1 Peter 2:19-21 (NASB): “For this finds favor, if for the sake of conscience toward God a man bears up under sorrows when suffering unjustly. For what credit is there if, when you sin and are harshly treated, you endure it with patience? But if when you do what is right and suffer for it you patiently endure it, this finds favor with God.”
I began our current series with reference to a seminar I had presented at the Moody Bible Institute’s Mission Conference titled “Do Pastors in North America Experience Persecution?” Peter implies in the above passage that we need to examine ourselves to determine if we have sinned and thus deserve harsh treatment.
In humility, we pastors must always recognize the possibility that we have caused our own problems! This is especially important in light of how God views the group of people we are leading. According to 1 Timothy 3:15, that group of people we face every Sunday is “the household of God, which is the church of the living God, the pillar and support of the truth.”
In spite of the rank carnality existing in the Corinthian Community Church, they still were a “temple of God” (1 Cor. 2:16). The warning Paul gives in the next verse about messing with a local congregation is about as severe as it can be. He writes, “If any man destroys the temple of God, God will destroy him, for the temple of God is holy, and that is what you are” (1 Cor. 3:17). It may require great faith on our part to believe what the Bible says about our local congregation, yet the Bible clearly teaches the importance of the local body of Christ.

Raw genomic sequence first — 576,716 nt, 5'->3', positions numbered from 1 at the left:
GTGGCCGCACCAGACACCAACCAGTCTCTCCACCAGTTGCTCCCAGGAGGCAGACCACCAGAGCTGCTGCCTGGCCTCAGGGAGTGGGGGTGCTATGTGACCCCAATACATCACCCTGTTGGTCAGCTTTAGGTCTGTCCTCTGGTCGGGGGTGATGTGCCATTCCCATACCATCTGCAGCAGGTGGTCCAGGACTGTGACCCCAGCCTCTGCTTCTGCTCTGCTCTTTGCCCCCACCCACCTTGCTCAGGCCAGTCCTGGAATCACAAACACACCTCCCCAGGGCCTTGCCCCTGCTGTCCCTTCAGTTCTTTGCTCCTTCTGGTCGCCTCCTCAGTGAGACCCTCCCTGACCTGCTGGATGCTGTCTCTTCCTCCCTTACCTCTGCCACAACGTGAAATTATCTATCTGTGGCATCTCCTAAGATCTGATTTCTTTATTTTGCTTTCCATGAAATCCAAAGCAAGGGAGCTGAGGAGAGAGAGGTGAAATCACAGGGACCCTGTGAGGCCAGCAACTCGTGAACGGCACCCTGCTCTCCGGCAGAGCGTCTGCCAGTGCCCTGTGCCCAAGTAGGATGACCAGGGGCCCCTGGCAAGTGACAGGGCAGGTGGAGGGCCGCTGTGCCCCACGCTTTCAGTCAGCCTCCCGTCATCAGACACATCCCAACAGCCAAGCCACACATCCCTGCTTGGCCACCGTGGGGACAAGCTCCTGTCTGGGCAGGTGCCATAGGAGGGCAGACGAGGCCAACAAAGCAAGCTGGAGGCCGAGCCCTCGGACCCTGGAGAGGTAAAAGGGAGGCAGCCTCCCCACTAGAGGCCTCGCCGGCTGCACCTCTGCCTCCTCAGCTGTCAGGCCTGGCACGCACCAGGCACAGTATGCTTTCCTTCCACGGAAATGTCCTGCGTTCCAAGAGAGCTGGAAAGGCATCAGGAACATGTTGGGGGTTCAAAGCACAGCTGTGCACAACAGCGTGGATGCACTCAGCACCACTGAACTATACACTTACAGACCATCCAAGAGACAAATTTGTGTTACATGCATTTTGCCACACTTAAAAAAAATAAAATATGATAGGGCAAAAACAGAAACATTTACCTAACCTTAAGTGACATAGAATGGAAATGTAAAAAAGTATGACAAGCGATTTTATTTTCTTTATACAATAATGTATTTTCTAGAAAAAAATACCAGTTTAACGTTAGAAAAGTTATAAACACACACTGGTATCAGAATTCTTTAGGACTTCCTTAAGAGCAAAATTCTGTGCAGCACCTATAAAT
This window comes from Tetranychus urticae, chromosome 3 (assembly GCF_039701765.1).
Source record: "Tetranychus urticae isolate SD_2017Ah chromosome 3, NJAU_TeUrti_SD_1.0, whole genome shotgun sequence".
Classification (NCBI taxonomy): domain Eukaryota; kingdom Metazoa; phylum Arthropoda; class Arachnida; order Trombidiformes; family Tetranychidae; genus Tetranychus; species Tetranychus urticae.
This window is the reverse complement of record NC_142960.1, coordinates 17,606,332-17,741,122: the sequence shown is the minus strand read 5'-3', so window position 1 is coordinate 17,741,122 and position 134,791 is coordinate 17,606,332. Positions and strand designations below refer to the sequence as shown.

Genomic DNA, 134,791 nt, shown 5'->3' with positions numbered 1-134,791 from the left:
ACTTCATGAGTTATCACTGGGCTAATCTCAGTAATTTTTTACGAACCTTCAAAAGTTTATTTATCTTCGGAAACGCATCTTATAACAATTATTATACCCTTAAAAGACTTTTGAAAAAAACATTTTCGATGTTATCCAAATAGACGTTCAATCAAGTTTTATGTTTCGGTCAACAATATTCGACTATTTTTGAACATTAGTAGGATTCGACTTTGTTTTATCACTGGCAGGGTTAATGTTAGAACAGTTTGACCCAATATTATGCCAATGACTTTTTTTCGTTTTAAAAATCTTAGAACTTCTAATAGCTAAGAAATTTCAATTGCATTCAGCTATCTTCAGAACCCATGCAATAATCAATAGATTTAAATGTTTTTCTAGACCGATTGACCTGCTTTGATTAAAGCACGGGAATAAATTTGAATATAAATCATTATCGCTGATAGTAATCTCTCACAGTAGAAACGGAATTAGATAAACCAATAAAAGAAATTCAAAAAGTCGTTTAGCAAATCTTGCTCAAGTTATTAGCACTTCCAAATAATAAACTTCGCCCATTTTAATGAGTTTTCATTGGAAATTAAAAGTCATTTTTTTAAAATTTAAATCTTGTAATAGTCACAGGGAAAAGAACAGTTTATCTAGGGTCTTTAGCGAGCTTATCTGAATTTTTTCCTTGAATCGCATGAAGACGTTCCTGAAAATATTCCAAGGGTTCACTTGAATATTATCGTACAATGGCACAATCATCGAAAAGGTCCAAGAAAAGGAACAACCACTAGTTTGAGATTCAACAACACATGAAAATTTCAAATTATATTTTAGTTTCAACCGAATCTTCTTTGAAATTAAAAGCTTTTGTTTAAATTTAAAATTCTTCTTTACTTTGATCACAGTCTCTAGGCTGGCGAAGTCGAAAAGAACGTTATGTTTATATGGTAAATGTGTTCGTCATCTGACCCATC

Handle God’s church (not your church) with loving care! Yet, churches often unjustly persecute their pastors. In preparing for the seminar, I asked Village Missionaries to send some examples of such treatment. When I began the series, I mentioned that Duane Waite was once told to preach out of the Reader’s Digest! Other instances of persecution were much less amusing. One missionary refused to allow a couple who was living together to participate in the music ministry of the church. The missionaries had befriended this couple and were meeting with them for Bible study but the Village Missionary rightfully drew the line at allowing them to have a public ministry in the church. Family members became incensed and we finally stopped serving that church, reassigning the couple to a church that appreciated their stand for the Word of God. The son of a woman in the church tried to break in to the parsonage and attack the Village Missionary. Why?
The Village Missionary, at the request of many others in the church, had addressed in a loving way extremely negative, long-term behavior on the part of this woman. Our missionaries have experienced opposition in cases where there is an extreme form of elder rule. A group of extreme homeschoolers began to control one church, opposing the Village Missionary, because he was reaching people for Christ and they were coming to church. They did not want their kids mingling with other kids from the community. In another church, the elders restricted membership to only a select few and wanted to dictate to the Village Missionary the subjects of his sermons. Self-perpetuating elder rule forms of government can easily become dictatorial boards that answer to no one.